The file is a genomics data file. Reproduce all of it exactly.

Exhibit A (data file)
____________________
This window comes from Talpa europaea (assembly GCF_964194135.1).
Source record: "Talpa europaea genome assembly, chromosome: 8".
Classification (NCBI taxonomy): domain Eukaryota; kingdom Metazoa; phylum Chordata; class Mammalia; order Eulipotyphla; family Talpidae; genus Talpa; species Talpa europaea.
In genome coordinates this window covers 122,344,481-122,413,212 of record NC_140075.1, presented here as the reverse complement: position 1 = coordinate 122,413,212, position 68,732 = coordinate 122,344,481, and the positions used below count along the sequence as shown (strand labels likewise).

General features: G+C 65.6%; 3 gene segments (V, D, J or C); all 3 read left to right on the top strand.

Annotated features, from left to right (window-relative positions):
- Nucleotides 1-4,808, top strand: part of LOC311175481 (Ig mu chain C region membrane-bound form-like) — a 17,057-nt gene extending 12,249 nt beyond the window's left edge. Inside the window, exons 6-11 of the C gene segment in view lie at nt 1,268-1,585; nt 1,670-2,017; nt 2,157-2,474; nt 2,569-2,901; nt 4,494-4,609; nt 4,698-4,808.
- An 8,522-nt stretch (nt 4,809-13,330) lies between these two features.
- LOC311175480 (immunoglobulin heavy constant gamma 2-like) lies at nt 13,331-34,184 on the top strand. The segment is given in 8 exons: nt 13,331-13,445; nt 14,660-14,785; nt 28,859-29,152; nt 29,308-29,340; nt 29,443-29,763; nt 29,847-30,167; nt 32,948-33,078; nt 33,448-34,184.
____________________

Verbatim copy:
This window comes from Talpa europaea (assembly GCF_964194135.1).
Source record: "Talpa europaea genome assembly, chromosome: 8".
Classification (NCBI taxonomy): domain Eukaryota; kingdom Metazoa; phylum Chordata; class Mammalia; order Eulipotyphla; family Talpidae; genus Talpa; species Talpa europaea.
In genome coordinates this window covers 122,344,481-122,413,212 of record NC_140075.1, presented here as the reverse complement: position 1 = coordinate 122,413,212, position 68,732 = coordinate 122,344,481, and the positions used below count along the sequence as shown (strand labels likewise).

General features: G+C 65.6%; 3 gene segments (V, D, J or C); all 3 read left to right on the top strand.

Annotated features, from left to right (window-relative positions):
- Nucleotides 1-4,808, top strand: part of LOC311175481 (Ig mu chain C region membrane-bound form-like) — a 17,057-nt gene extending 12,249 nt beyond the window's left edge. Inside the window, exons 6-11 of the C gene segment in view lie at nt 1,268-1,585; nt 1,670-2,017; nt 2,157-2,474; nt 2,569-2,901; nt 4,494-4,609; nt 4,698-4,808.
- An 8,522-nt stretch (nt 4,809-13,330) lies between these two features.
- LOC311175480 (immunoglobulin heavy constant gamma 2-like) lies at nt 13,331-34,184 on the top strand. The segment is given in 8 exons: nt 13,331-13,445; nt 14,660-14,785; nt 28,859-29,152; nt 29,308-29,340; nt 29,443-29,763; nt 29,847-30,167; nt 32,948-33,078; nt 33,448-34,184.